Part 1: Introduction | Part 2: Preparing
Once you’ve gotten ready to die, all kinds of things start to happen. And as the recipient of these things, you’re now in a position to take dominion over death—to start untwisting its perversion and turning it to good ends. For the rest of this series I’d like to suggest four ways to do that.
The first comes from your new status as a child of God (Jn 1.12). Since God is now your Father, you are the recipient of his affection, and you are under his care. If you have children, you know how you respond viscerally to their needs and cries for help, and how you weep when they weep. We do that because we’re in the image of God, and he does that.
Just as a father has compassion on his children,
So the Lord has compassion on those who fear Him (Ps 103.13).
Our Father is, as Paul tells us, “the Father of mercies and the God of all comfort” (2Co 1.3). It’s his nature to come to us in our loss and grief and frustration at the death of someone we have loved, and to bring us comfort.
And since he’s God, who knows all things and can do all things, he’s not going to be one of those well-intentioned comforters who awkwardly try to say something, anything, to make us feel better and often just make us feel worse.
Because he knows us perfectly, he knows perfectly how deep the hurt goes and how unfair it all seems. And he knows exactly what we need.
Here’s just a sampling of what he says to us—
- The Lord is near to the brokenhearted
And saves those who are crushed in spirit (Ps 34.18).
- God is our refuge and strength,
A very present help in trouble (Ps 46.1).
- Do not fear, for I am with you;
Do not anxiously look about you, for I am your God.
I will strengthen you, surely I will help you,
Surely I will uphold you with My righteous right hand (Is 41.10).
- Do not fear, for I have redeemed you;
I have called you by name; you are Mine!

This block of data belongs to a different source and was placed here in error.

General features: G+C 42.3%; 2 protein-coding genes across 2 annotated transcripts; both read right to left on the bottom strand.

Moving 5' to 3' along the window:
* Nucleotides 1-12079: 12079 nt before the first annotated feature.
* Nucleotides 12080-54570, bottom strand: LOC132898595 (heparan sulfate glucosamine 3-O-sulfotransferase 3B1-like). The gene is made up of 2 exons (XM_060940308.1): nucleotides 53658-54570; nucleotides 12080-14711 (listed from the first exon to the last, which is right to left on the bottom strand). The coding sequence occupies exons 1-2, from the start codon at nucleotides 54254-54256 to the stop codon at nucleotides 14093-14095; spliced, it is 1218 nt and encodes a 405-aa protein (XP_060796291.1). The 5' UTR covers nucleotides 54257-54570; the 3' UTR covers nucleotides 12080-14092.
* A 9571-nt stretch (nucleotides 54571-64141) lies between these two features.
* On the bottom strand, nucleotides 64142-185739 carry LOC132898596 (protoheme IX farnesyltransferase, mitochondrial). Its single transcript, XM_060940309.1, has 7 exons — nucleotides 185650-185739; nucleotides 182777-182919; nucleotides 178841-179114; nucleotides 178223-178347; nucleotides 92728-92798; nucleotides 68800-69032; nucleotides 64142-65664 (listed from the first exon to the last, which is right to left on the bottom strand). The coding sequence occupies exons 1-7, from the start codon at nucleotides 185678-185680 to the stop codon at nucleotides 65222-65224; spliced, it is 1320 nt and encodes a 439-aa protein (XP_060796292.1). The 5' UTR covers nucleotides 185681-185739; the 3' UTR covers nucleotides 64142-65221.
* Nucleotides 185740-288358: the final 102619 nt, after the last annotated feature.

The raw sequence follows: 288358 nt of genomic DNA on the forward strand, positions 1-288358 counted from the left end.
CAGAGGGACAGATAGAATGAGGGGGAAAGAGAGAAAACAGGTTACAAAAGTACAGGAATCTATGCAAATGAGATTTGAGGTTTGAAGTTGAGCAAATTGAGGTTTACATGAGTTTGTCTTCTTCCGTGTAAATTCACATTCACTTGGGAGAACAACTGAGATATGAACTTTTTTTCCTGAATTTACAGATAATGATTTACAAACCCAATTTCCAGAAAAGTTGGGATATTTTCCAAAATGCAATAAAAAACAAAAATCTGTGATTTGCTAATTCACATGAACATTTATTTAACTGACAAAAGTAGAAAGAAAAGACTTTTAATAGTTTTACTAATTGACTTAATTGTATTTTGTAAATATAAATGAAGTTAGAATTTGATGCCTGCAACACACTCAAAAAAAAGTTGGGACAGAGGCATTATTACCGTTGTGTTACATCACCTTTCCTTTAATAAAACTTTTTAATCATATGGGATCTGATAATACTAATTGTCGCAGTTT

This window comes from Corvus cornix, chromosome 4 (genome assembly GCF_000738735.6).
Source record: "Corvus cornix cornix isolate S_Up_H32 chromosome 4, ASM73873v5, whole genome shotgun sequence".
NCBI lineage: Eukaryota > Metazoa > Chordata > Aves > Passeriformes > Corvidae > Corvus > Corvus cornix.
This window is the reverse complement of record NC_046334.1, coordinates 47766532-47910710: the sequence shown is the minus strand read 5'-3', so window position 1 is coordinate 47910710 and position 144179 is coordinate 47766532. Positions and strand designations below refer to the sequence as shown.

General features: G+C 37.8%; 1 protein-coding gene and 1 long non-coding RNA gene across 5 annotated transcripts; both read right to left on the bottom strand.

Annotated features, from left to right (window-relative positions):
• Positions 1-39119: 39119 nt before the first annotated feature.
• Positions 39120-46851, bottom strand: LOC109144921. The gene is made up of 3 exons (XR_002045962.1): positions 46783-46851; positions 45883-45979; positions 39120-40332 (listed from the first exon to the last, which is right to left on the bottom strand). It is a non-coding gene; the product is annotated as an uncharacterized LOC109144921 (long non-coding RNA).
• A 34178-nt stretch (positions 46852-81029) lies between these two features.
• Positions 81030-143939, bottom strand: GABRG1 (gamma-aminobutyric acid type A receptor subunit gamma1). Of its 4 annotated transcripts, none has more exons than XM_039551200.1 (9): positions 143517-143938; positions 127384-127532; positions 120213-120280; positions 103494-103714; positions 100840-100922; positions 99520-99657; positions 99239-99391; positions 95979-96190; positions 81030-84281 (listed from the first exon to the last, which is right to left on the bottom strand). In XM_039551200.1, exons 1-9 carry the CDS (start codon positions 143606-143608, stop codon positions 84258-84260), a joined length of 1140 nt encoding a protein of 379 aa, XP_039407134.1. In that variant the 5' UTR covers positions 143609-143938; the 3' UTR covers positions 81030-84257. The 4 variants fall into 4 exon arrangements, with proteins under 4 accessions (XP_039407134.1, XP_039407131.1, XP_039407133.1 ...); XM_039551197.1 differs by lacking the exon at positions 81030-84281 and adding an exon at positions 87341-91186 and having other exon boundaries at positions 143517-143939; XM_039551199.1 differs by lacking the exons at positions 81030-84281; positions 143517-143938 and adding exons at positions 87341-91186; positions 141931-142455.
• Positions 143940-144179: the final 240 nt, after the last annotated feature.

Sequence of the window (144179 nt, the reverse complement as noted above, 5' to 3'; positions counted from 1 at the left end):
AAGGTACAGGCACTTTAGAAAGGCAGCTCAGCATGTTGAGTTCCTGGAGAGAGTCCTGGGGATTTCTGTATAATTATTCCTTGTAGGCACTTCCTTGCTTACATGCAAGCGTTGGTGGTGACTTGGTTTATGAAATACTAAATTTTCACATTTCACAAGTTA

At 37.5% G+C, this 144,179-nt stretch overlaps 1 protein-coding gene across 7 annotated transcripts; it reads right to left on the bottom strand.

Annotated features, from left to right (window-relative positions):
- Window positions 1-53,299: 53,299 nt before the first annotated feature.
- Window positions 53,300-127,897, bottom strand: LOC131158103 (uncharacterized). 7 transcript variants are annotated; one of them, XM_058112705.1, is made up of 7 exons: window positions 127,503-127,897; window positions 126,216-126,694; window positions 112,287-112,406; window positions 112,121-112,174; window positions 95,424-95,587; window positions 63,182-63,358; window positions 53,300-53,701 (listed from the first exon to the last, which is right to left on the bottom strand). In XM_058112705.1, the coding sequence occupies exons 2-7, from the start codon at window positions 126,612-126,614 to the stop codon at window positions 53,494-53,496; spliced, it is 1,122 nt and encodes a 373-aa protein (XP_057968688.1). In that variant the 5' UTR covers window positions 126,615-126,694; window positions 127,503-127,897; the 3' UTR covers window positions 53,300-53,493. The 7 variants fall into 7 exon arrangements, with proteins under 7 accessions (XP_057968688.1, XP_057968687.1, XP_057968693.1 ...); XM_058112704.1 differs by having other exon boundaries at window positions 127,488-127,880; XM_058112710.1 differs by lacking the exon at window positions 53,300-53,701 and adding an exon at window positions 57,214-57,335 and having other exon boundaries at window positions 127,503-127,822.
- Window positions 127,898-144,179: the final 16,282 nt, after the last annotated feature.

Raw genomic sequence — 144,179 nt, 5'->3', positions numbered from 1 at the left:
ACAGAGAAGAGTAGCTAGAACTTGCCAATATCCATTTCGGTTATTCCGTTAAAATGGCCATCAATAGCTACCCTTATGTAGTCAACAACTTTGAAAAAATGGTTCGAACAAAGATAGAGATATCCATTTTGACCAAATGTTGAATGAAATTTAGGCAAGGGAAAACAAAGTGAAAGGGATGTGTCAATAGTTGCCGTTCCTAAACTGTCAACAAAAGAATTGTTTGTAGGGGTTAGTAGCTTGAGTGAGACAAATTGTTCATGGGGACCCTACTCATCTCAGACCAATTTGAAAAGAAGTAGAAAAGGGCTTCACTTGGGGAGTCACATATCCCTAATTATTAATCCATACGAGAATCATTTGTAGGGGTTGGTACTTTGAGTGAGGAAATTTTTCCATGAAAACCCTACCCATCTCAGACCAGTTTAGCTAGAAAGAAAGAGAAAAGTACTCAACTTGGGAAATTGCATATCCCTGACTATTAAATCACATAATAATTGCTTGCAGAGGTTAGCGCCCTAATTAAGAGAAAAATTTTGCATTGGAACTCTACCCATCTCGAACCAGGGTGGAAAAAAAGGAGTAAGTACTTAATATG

When you pass through the waters, I will be with you;
And through the rivers, they will not overflow you.
When you walk through the fire, you will not be scorched,
Nor will the flame burn you.
For I am the Lord your God,
The Holy One of Israel, your Savior (Is 43.1-3).
- My grace is sufficient for you, for power is perfected in weakness (2Co 12.9).
These are not just words, feeble attempts to make us feel better because the speaker is sad that we’re sad.
These are robust promises from the God who made—and kept—covenants with Adam and Moses and Abraham and Isaac and Jacob and David. And with his beloved Son.
He makes these promises, he means them, and he puts his incomprehensible power behind them and brings comfort and peace to you. He changes you from the inside out; he helps you in your trouble; he strengthens you; he upholds you; he protects you; he empowers you, not just to go on, stumbling into an uncertain and meaningless “new normal,” but to take dominion over this defeated enemy called death, to build castles from the rubble, to exchange beauty for the ashes (Is 61.3).
This isn’t just about feeling better—though that’s certainly part of it.
It’s about dominion.
It’s about the kind of supernatural power that turns defeat into victory, evil into good (Gn 50.20).
And when you’ve gone through something as crushing as bereavement with someone as great and good as your Father, the relationship becomes deeper than it ever was before.
And now even greater good lies ahead.
We’ll look further into that next time.
Part 4: Life (from Death) in the Body | Part 5: Joyful Grief | Part 6: Pain with a Purpose | Part 7: Closing Thoughts
Photo by Scott Rodgerson on Unsplash